Yesterday was Tom (Niall's brother) and Sarah's wedding. We went up to Woolley Hall in Wakefield, where a good time was had all :) Sarah, naturally, looked stunning, and Tom and his brothers brushed up pretty well too. They had a Beaufort car for the day, which was very swish, and i spent a fair amount of time hairing around the gardens after various children who had far too much energy. Good times XD

Photos: Tom and Sarah Fleming; the Fleming boys; Woolley Hall.

Woop Woop

15th July 2010

As me and Miss Jamie had a day off today and Niall had to work for a bit, we followed him into Keighley and then the three of us had a jolly on the steam trains. The station at Keighley is still all 1910-esque and we had a good run through the Keighley Worth Valley. We stopped off in Haworth - of Bronte fame - for a bit of a wander and thoroughly enjoyed browsing antique shops, pagan shops and second hand book shops. I found a copy of the flower fairies book and a poetry anthology I'd been looking for, and Miss Jamie got a copy of the Lord of the Rings; Niall got several pints of beer and some mintcake. Good times :) We also find possibly my favourite street name in the world before heading home to teach Miss Jamie Carcassone.
Photos: Keighley Station; Oakworth Station, where the Railway Children was filmed; Purvs Corner. heh heh heh.

Alton Towers, WHEEEEE!

4th July 2010

We headed home from Wales today, taking a welcome detour to Alton Towers along the way. It's way past my bedtime :)

Photo: Matt, Abi, me and Helen, pretending to be pixies.

Day Three in the Big Blue Bradford Bus

3rd July 2010
On day three in the Big Blue Bradford Bus, we drove out to Welshpool to visit the Collinette wool factory shop. As an avid knitter, I was practically out of my seat for the whole journey, so I was expecting it to be a woolly wonderland, but it exceeded even my sugar-fuelled expectations. It was one of those only-happens-in-cartoons moments, as five knitters got through the door and simultaneously ran off in separate directions, squealing with excitement… if we hadn’t been among fellow knitters it could have been quite embarrassing. Amused, perhaps, by our enthusiasm, the proprietor gave us a tour of the dye works – which we were astonished to discover is still only worked by twelve dyers – and the spinning room, full of top condition 1970s equipment. As the man said, if it aint broke, don’t fix it!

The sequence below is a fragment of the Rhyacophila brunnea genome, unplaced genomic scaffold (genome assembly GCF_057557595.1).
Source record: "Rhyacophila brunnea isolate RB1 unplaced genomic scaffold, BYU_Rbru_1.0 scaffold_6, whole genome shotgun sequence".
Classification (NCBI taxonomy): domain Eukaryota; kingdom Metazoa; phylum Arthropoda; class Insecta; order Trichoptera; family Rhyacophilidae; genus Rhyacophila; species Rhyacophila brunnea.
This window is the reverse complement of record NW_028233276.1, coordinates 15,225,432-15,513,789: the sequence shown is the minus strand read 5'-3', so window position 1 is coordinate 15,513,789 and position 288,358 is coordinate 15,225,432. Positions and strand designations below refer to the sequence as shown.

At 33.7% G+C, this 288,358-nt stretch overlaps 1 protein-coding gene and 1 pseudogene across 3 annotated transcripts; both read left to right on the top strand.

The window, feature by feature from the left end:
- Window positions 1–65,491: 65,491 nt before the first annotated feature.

Apart from the large volume of stunning wool (which we spent many hours on the journey home balling up in the minibus), the new and interesting patterns and designs and the truly informative tour – he was so excited that people were interested – they gave us cake. Seriously. Go there. It rocks.

After our day of collective excitement we decided to relax in the evening with a trip to the beach… as you can imagine, our… ingenuity… came out immediately, along with our inner six-year-olds. Okay, I admit it, we may have buried Jamie… but only a bit! And Liz fell in that hole, honest!

Photos: Liz and Jamie get stuck in with their new snazzy yarn; like six year olds; 'uh, guys?'; the Indicent Pit, Oh No!

Labyrinthine Crafts

2nd july 2010

Today we went to the other side of the valley to the hostel (there was a great moment of 'I can see our house from here!') to the Corris Craft Centre and King Arthur's Labyrinth, where we spent a pleasant day getting ideas in the workshops, and trying out a few new crafts ourselves. The candle making turned out to be particularly entertaining, but we also spent time with wood turners, jewellers, glass blowers, potters, herbalists and painters.

We also ventured into the depths of the old tin mines to experience King Arthur’s Labyrinth – not particularly educational perhaps, but great fun and certainly inspirational. At one point of the tour we were told that we were a mile down inside the mountain, at level six, and there were four levels below us, at least a mile further down – at which point my inner geologist started to skip. Our guide – apparently a monk but certainly a former employee of the mine – told stories of old Wales as he led us through the caverns, mixed in with an informative smattering of mine-lore. He assured us that there was more than tin lurking down in the dark, and he may have been right…